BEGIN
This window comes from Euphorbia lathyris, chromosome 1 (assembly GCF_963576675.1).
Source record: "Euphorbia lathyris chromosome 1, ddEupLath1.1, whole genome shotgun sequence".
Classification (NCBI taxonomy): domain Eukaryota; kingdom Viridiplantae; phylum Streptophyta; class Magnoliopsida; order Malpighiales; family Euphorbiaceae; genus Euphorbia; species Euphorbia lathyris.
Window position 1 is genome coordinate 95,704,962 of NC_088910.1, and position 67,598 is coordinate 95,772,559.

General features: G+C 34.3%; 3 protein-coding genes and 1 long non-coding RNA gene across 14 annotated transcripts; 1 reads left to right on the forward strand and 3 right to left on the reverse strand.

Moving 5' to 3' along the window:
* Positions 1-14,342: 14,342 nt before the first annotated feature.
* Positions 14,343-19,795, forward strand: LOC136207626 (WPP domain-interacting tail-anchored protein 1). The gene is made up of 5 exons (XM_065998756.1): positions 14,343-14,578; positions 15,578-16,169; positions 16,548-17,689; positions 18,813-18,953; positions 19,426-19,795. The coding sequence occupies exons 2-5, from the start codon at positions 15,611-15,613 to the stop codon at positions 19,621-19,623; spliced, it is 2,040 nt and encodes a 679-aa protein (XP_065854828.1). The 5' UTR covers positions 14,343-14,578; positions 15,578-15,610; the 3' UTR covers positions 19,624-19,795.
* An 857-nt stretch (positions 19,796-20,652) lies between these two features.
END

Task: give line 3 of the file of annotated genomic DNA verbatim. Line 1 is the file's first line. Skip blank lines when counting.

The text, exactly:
Classification (NCBI taxonomy): domain Eukaryota; kingdom Viridiplantae; phylum Streptophyta; class Magnoliopsida; order Malpighiales; family Euphorbiaceae; genus Euphorbia; species Euphorbia lathyris.